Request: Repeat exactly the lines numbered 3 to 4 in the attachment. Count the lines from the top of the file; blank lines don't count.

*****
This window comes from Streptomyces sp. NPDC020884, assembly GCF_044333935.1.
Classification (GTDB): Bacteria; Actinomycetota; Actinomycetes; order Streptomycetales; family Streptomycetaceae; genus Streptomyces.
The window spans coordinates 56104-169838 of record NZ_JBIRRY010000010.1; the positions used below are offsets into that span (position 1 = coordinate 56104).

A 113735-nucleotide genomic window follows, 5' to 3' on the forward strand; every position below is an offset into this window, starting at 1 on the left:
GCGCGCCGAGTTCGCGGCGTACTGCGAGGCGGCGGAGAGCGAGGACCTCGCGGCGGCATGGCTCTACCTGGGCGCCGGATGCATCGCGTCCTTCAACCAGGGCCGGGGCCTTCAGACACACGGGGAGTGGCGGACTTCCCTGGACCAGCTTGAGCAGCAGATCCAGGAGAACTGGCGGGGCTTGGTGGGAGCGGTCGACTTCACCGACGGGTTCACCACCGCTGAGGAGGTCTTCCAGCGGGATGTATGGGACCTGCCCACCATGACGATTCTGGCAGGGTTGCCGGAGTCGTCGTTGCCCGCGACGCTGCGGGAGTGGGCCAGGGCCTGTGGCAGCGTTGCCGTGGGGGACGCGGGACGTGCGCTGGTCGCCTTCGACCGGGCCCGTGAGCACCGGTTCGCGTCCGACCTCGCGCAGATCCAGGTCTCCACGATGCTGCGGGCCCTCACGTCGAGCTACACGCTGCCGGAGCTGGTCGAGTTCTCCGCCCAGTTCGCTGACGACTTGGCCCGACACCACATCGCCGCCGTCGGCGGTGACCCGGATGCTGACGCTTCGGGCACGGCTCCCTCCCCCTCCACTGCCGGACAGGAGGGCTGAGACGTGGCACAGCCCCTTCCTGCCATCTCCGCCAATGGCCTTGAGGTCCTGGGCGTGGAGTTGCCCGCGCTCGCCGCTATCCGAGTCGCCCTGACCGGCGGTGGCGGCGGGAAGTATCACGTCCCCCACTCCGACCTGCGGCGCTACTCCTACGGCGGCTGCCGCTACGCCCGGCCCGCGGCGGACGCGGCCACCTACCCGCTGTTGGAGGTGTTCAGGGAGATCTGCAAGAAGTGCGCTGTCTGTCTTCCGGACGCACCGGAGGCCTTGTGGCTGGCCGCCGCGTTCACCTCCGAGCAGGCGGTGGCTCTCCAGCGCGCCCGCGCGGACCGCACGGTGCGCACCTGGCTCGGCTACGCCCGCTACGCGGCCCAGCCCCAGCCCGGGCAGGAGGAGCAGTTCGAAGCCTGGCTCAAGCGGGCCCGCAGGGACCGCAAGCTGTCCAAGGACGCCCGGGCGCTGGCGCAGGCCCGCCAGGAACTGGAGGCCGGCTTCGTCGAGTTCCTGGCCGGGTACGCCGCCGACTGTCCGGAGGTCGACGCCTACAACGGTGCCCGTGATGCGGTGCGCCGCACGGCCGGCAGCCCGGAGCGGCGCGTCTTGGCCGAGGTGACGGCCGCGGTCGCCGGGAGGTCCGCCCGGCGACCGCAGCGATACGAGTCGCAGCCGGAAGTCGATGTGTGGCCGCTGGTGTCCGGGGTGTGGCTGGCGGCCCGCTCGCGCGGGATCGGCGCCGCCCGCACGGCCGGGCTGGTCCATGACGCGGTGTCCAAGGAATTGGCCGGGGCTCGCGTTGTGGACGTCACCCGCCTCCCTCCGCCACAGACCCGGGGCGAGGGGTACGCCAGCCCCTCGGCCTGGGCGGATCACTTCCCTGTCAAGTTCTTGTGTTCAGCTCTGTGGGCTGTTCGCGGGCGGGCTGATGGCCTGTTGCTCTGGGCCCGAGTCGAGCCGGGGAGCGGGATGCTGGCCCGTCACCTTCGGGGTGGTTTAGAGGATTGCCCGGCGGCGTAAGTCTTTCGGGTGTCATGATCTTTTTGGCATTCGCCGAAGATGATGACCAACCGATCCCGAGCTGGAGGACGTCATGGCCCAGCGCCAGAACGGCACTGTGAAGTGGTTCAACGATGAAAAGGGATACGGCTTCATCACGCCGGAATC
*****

The window spans coordinates 56104-169838 of record NZ_JBIRRY010000010.1; the positions used below are offsets into that span (position 1 = coordinate 56104).

A 113735-nucleotide genomic window follows, 5' to 3' on the forward strand; every position below is an offset into this window, starting at 1 on the left: